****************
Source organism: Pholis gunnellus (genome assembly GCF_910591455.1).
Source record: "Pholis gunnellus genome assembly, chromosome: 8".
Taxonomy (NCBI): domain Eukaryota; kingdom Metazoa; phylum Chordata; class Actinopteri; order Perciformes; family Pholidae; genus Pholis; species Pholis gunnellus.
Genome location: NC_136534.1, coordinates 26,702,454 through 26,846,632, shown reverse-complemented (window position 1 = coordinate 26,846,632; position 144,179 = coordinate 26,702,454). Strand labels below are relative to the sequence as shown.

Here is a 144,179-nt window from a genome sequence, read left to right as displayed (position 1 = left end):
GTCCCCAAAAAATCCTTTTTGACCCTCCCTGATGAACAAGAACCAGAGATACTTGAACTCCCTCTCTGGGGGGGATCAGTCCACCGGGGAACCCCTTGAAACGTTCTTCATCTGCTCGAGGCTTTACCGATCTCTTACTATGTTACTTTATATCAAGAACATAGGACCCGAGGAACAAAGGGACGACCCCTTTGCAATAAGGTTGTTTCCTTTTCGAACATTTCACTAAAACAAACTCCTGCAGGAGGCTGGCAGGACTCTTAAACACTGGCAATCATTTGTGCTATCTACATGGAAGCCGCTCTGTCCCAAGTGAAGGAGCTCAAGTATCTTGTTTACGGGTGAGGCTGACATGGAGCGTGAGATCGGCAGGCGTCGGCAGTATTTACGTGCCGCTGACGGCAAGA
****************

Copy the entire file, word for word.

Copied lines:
Source organism: Pholis gunnellus (genome assembly GCF_910591455.1).
Source record: "Pholis gunnellus genome assembly, chromosome: 8".
Taxonomy (NCBI): domain Eukaryota; kingdom Metazoa; phylum Chordata; class Actinopteri; order Perciformes; family Pholidae; genus Pholis; species Pholis gunnellus.
Genome location: NC_136534.1, coordinates 26,702,454 through 26,846,632, shown reverse-complemented (window position 1 = coordinate 26,846,632; position 144,179 = coordinate 26,702,454). Strand labels below are relative to the sequence as shown.

Here is a 144,179-nt window from a genome sequence, read left to right as displayed (position 1 = left end):
GTCCCCAAAAAATCCTTTTTGACCCTCCCTGATGAACAAGAACCAGAGATACTTGAACTCCCTCTCTGGGGGGGATCAGTCCACCGGGGAACCCCTTGAAACGTTCTTCATCTGCTCGAGGCTTTACCGATCTCTTACTATGTTACTTTATATCAAGAACATAGGACCCGAGGAACAAAGGGACGACCCCTTTGCAATAAGGTTGTTTCCTTTTCGAACATTTCACTAAAACAAACTCCTGCAGGAGGCTGGCAGGACTCTTAAACACTGGCAATCATTTGTGCTATCTACATGGAAGCCGCTCTGTCCCAAGTGAAGGAGCTCAAGTATCTTGTTTACGGGTGAGGCTGACATGGAGCGTGAGATCGGCAGGCGTCGGCAGTATTTACGTGCCGCTGACGGCAAGA